The ninth, ‘Blackdog’ takes it’s name from one of the alternative names proposed for the club in 1909. Ultimately Black Dog was the first eliminated as Murcar and Seaton were tied on 11 votes each, requiring the chairman to cast his vote to decide. Today Black Dog is a short par 4 that necessitates an accurate 2nd shot, to a long green with danger at either side posed by hummocks and punchbowls.

The tenth is the last of the out and out dune holes for a bit. It’s a difficult dogleg to the left. The marker pole at the top of the hill is the direct line to the green; however, any error to the left of it can be very costly. The ideal line from the tee is slightly to the right of the marker, as this opens up the green to the 2nd shot.

The fifteenth, ‘Field’, is another well regarded hole with 360 degree views of Aberdeen to the south and the Peterhead area to the north. The hole begins from the ‘Royal Gold’ tee deep in the gorse, and invites you to blast your way from this jungle into the sanctuary of the ‘field’/ fairway. ‘Field’ is one of the finest holes on the course – especially in match play. The hole is then defined however by the seemingly innocuous burn that defends the front of the green with the inevitable swail only too happy to gather up anything that dares to flirt to closely.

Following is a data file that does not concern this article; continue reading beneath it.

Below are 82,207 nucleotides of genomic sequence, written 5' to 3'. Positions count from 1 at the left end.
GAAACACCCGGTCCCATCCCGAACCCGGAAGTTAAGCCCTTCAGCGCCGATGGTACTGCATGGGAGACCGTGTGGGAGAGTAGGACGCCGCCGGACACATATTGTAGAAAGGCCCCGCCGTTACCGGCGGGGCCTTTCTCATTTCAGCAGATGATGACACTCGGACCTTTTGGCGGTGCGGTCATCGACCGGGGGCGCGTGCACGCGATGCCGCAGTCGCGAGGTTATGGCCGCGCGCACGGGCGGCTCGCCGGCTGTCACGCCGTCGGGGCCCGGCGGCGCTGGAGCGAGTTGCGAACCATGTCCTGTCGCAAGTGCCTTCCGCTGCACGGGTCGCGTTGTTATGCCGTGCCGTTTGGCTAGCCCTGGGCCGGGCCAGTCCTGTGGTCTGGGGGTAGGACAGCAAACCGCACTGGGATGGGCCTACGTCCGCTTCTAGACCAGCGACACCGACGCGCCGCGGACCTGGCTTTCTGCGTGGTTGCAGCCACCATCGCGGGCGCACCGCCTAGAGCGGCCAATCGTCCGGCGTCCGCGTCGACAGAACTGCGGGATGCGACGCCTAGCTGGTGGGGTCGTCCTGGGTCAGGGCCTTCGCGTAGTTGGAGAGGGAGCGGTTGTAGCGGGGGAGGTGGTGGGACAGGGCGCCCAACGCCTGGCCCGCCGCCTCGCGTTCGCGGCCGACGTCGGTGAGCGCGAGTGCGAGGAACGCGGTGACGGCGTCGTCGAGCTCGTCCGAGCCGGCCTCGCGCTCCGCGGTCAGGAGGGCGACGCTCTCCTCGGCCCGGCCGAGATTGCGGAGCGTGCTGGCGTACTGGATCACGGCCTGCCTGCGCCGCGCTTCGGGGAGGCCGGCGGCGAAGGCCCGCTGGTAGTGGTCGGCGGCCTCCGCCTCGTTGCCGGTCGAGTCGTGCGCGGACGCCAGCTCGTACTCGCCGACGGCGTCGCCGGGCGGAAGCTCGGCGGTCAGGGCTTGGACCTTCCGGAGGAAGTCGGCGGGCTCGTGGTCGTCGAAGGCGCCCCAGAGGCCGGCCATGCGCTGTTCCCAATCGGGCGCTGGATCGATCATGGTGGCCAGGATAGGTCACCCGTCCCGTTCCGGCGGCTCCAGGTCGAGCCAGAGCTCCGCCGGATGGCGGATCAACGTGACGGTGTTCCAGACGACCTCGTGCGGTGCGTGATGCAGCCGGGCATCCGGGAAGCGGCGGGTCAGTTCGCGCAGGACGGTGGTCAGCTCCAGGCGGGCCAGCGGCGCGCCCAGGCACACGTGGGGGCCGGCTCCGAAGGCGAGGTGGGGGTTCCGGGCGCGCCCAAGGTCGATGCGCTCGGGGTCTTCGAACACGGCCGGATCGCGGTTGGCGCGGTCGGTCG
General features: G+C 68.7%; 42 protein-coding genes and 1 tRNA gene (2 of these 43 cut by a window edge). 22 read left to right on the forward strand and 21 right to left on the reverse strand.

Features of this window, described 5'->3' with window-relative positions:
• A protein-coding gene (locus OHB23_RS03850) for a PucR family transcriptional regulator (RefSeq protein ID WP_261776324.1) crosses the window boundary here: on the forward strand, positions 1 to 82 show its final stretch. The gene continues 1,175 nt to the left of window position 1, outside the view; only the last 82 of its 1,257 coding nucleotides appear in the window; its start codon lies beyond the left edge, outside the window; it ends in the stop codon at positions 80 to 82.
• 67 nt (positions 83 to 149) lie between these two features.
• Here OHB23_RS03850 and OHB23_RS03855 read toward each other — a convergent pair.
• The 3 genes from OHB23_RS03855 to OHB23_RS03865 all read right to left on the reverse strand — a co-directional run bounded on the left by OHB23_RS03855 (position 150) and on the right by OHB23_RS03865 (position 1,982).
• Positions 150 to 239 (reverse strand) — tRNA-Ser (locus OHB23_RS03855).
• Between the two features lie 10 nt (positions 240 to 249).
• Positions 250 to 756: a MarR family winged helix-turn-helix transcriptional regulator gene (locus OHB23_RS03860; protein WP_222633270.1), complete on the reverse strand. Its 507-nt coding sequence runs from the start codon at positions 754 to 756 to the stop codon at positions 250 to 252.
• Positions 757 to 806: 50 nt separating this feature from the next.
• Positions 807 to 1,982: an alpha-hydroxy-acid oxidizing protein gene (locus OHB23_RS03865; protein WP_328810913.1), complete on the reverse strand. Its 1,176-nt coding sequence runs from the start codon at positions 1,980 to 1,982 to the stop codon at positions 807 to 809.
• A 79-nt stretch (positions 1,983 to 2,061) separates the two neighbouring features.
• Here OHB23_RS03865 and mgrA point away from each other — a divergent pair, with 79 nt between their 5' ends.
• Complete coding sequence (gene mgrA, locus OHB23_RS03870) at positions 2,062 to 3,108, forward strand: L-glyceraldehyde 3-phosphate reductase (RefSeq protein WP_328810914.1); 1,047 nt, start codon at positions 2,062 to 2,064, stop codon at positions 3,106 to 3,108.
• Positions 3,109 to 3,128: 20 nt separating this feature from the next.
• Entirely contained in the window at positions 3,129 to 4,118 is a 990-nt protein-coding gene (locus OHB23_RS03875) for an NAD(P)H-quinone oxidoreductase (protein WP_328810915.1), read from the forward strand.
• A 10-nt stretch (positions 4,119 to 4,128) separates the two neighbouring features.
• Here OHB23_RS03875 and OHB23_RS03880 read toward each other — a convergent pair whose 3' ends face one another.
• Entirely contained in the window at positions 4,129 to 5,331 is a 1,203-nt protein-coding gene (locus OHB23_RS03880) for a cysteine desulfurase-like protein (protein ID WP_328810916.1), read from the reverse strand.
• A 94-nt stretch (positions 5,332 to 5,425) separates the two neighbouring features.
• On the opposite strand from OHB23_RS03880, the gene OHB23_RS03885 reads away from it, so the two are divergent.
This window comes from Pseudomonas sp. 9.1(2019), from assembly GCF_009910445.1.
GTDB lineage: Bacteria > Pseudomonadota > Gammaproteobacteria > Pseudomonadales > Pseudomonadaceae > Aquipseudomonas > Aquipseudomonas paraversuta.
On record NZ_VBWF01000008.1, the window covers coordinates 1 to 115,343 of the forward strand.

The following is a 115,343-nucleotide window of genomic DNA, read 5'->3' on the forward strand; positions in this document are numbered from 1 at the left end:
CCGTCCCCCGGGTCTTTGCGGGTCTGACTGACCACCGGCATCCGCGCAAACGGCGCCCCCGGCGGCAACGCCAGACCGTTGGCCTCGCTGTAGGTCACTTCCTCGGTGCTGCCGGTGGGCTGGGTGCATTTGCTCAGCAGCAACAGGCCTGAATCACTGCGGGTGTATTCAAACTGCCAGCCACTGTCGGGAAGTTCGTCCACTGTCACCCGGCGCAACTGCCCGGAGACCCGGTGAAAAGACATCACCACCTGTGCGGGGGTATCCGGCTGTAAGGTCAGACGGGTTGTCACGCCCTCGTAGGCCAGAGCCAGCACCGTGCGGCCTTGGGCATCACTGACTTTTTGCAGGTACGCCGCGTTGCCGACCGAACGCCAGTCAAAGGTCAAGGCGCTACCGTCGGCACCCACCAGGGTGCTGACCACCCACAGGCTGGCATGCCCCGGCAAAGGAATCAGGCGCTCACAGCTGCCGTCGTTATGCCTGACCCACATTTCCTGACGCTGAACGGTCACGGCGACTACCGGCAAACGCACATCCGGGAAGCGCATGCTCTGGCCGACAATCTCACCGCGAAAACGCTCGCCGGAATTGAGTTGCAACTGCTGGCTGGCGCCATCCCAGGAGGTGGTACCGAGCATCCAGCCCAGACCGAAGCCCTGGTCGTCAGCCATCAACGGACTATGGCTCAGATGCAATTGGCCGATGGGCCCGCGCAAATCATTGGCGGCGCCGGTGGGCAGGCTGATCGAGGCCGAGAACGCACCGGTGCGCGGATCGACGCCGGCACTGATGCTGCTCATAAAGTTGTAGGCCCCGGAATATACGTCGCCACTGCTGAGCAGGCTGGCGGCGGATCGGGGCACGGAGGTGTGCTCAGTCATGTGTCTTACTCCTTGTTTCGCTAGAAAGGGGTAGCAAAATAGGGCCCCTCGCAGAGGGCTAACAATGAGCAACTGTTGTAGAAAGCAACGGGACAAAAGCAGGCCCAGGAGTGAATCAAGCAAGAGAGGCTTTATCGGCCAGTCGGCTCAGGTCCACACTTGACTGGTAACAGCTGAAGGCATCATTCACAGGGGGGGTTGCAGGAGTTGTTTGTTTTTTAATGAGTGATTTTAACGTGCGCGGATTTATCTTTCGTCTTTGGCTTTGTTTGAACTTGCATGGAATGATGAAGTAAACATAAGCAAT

The par 3 sixteenth is another enticing little assignment. There are no safe routes in here. You simply have to hit the target. The shot requires that you clear the burn again and also avoid two pot bunkers to this raised green. The best tactic is to go aerial, but the wind will usually have a say in that strategy. Good luck.

You’ve probably encountered the worst that Murcar can throw at you by now by the time you reach the penultimate challenge. The seventeenth, ‘Hummocks’, is a slight dogleg to the left. Although a relatively simple looking hole, it has burned the occasional scorecard. Any ball going left is as good as lost.